It’s been 18 years already. Sí po, as we say here in Chile. I first set foot on Chilean terra firma on June 6, 1991, 18 years ago today. I didn’t know a soul or have a clue about what I was getting into, but I had enrolled in a 6-week intensive language program at the Instituto Chileno Norteamericano, had a hotel address in my pocket, and a couple years of high school Spanish under my belt. And ganas—a great desire—to know this new country.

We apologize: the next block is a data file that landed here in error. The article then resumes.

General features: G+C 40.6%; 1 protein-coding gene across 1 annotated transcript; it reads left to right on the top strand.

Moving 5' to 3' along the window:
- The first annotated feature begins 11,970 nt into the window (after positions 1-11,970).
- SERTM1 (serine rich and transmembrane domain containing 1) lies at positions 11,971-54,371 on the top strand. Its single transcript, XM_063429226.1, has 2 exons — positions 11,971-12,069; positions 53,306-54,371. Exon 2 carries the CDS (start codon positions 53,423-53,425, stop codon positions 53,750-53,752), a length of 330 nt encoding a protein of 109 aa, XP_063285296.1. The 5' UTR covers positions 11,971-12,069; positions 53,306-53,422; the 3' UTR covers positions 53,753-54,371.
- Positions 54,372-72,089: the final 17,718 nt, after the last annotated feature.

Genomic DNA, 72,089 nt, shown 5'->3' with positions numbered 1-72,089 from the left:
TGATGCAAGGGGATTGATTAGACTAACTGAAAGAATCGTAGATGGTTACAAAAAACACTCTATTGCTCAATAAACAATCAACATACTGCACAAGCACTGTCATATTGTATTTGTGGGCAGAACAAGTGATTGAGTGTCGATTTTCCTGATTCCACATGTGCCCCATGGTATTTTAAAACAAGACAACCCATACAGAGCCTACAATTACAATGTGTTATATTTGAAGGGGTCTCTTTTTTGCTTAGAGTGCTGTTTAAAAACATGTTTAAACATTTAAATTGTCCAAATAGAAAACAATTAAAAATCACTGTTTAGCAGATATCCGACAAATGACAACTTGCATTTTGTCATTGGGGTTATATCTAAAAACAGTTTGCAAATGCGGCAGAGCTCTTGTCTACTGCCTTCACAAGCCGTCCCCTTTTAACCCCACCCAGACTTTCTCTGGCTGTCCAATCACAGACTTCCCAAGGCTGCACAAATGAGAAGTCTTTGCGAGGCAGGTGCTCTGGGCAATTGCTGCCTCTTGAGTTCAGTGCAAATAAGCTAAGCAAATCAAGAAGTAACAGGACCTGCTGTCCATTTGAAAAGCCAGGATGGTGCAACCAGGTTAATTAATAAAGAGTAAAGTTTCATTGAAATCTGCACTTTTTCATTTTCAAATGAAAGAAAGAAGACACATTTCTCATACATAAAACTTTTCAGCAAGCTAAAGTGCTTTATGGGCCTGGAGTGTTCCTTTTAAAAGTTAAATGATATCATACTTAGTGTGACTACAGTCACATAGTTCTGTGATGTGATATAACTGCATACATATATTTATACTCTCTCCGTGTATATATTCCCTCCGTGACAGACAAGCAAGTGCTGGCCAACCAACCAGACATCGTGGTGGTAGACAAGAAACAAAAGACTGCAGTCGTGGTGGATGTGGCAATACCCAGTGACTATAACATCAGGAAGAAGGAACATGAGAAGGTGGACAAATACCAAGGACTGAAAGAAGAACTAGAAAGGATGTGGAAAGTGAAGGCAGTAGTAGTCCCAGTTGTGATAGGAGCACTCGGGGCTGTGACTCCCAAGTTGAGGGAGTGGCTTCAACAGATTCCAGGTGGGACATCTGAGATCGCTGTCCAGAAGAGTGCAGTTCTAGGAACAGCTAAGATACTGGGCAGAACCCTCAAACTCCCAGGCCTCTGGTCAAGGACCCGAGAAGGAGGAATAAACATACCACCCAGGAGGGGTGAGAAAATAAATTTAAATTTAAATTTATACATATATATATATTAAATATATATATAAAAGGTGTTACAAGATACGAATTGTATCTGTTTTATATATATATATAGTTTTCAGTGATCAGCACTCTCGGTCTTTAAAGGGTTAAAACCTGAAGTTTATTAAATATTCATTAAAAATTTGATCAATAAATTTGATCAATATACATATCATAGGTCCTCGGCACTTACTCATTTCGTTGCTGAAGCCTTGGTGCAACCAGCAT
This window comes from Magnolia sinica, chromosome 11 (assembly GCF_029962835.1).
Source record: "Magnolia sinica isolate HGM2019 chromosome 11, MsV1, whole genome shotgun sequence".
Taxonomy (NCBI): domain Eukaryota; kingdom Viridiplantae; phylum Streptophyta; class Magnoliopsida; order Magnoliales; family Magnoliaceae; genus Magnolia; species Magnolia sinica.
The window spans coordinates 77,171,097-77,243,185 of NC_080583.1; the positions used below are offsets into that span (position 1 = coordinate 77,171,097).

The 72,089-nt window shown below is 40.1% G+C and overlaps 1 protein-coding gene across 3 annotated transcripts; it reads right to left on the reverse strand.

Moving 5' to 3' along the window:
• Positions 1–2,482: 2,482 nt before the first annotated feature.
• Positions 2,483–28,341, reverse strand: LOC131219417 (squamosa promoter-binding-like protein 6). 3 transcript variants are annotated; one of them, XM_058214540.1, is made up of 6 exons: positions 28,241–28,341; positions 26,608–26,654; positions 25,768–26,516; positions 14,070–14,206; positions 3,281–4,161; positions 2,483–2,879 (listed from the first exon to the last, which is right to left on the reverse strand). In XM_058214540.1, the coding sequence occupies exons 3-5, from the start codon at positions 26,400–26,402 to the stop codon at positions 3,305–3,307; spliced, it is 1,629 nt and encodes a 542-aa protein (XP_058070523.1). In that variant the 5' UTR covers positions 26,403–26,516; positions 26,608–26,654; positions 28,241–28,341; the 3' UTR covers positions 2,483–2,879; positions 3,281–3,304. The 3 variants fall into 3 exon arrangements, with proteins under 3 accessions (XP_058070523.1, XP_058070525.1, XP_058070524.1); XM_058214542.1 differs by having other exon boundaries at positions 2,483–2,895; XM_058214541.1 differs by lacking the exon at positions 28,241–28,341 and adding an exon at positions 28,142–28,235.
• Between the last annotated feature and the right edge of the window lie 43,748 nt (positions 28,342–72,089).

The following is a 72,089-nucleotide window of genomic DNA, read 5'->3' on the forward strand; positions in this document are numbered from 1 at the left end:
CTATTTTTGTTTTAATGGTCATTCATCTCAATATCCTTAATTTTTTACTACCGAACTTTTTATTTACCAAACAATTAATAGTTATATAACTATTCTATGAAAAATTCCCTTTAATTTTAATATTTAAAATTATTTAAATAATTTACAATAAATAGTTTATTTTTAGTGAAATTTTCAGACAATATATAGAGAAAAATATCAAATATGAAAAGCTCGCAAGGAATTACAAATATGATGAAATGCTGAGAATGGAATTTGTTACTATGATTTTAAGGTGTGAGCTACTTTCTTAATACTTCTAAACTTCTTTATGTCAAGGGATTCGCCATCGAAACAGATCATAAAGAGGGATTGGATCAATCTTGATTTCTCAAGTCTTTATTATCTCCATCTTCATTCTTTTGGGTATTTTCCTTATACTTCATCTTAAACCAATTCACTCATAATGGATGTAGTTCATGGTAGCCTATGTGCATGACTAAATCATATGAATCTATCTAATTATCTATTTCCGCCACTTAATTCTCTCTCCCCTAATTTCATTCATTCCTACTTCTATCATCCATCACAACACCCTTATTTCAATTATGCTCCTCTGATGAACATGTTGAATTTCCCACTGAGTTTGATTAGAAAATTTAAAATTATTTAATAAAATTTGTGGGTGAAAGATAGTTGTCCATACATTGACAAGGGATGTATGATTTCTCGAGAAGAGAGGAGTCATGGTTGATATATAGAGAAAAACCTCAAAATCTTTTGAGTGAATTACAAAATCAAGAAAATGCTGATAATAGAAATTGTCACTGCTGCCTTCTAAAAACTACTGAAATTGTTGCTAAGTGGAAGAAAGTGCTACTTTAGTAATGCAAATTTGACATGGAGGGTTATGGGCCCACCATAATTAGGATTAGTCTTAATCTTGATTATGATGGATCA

I flew in on Ladeco, a Chilean airline that has since merged with LAN Chile, and at some point during the night the pilot’s voice crackled “grbledy-grabldys colocolobrbldysgmp,” which was immediately followed by loud cheering, whistling, and celebratory applause throughout the cabin. ¿Huh? What was that about Coca Cola? Were they offering a free six-pack upon landing?… Clueless! As I would come to understand over the coming days, the Chilean soccer fútbol team Colo Colo had just won the Copa Libertadores tournament, which is (still) a very big deal… As it turns out, knowing this and remembering the exact date is one of those little tidbits that this gringa can proudly trot out at appropriate moments to win friends and influence Chileans…